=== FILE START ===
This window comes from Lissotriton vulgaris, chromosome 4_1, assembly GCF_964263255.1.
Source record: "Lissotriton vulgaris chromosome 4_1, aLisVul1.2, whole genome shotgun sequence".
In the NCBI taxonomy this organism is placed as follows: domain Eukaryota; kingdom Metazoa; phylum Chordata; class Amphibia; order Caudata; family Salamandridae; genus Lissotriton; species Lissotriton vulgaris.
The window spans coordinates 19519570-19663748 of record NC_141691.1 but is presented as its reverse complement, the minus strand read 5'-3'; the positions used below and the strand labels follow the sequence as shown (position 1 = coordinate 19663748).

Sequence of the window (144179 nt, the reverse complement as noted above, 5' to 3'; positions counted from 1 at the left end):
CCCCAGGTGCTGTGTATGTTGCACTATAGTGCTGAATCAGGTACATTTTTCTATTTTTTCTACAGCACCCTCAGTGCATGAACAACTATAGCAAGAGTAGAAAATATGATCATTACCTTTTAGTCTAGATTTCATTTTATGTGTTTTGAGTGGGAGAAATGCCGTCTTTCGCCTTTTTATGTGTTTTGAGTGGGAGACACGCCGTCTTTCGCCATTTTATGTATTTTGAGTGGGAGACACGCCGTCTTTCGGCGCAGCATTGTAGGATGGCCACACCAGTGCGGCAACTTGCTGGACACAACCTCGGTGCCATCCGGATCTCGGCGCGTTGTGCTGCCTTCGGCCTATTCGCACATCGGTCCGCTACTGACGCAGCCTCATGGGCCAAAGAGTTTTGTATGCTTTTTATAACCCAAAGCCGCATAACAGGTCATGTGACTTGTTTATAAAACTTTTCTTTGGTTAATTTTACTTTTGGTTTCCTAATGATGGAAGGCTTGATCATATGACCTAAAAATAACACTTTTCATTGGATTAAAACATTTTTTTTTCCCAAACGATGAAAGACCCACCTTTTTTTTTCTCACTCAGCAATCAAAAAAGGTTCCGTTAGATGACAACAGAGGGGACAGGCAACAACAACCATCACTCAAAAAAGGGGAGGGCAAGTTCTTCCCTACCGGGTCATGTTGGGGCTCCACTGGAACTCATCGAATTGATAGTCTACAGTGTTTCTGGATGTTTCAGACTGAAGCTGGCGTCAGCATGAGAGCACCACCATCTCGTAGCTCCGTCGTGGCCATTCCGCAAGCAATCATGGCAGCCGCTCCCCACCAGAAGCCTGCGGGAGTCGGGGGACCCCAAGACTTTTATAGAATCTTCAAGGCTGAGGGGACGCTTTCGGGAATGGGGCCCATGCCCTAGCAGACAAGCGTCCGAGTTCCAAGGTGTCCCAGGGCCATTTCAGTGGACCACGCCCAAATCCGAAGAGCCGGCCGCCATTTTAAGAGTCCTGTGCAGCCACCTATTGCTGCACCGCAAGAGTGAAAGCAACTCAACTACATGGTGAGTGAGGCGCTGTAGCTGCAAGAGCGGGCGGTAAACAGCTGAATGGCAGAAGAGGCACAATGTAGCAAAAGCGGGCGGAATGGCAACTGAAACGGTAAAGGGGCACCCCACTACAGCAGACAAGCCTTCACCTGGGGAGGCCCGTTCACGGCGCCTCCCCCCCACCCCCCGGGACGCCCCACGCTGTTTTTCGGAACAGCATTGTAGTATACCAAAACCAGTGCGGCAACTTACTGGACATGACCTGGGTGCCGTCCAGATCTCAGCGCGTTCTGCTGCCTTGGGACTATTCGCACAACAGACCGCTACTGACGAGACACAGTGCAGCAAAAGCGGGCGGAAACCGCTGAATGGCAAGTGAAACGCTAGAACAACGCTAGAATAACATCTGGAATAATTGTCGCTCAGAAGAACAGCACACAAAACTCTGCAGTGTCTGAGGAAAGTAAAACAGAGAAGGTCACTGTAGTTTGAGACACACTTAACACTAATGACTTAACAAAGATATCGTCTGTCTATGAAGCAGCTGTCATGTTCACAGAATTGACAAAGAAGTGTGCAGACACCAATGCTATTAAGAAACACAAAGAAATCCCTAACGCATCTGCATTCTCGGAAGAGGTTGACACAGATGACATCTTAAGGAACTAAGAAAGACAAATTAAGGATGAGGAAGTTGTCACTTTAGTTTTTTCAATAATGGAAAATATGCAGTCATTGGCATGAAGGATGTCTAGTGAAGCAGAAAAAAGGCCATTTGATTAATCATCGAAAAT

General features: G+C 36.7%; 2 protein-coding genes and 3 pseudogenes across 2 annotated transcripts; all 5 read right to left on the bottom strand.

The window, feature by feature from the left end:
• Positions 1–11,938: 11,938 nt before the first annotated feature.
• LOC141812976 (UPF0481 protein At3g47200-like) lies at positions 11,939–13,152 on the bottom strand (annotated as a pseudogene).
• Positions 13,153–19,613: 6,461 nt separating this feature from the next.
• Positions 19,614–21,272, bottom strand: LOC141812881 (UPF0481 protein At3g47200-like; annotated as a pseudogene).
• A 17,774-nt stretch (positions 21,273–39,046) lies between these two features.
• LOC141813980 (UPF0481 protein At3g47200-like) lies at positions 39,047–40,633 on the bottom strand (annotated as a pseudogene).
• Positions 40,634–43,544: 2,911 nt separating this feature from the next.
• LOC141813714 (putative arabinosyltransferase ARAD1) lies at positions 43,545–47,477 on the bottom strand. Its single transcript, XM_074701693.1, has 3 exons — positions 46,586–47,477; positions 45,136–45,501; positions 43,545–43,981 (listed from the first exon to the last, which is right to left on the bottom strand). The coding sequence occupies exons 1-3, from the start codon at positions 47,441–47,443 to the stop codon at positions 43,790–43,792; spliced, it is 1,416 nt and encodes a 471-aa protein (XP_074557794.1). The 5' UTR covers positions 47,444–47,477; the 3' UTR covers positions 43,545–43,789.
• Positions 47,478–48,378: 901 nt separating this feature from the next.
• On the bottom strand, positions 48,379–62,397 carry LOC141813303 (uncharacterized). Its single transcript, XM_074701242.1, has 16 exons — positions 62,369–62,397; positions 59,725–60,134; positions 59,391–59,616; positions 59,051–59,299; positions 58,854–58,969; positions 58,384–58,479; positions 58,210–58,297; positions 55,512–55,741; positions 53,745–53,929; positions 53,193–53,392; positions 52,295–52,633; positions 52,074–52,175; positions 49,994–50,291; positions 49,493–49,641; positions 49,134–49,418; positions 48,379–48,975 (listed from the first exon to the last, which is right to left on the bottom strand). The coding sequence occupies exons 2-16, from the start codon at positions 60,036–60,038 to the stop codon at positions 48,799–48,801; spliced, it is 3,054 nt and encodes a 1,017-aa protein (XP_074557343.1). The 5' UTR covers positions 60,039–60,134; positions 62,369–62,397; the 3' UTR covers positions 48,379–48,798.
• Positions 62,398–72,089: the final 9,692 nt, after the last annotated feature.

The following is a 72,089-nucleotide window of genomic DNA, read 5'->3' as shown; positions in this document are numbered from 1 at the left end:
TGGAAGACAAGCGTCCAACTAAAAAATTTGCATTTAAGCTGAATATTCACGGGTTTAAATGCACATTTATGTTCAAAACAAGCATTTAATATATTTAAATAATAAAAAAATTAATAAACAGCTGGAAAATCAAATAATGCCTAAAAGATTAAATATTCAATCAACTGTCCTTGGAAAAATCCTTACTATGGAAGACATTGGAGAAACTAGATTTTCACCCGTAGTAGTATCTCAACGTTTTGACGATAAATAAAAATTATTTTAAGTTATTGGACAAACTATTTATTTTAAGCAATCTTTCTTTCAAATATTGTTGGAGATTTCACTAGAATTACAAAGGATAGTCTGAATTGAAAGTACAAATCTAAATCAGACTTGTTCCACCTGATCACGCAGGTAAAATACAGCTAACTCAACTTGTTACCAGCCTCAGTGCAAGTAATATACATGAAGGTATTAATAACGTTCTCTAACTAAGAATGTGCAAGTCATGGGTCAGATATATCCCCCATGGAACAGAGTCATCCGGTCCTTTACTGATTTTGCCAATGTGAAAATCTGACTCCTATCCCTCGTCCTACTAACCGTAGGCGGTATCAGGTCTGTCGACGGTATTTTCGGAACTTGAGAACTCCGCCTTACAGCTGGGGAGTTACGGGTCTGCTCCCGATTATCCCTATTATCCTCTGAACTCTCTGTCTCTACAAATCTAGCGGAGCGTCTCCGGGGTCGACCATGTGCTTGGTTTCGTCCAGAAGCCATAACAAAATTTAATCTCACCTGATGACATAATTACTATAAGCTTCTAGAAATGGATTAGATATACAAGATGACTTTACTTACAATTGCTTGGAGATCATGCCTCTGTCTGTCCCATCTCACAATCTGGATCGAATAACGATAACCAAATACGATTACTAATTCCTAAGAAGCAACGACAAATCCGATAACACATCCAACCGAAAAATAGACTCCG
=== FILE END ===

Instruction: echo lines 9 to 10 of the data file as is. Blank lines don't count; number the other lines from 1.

• Positions 1–11,938: 11,938 nt before the first annotated feature.
• LOC141812976 (UPF0481 protein At3g47200-like) lies at positions 11,939–13,152 on the bottom strand (annotated as a pseudogene).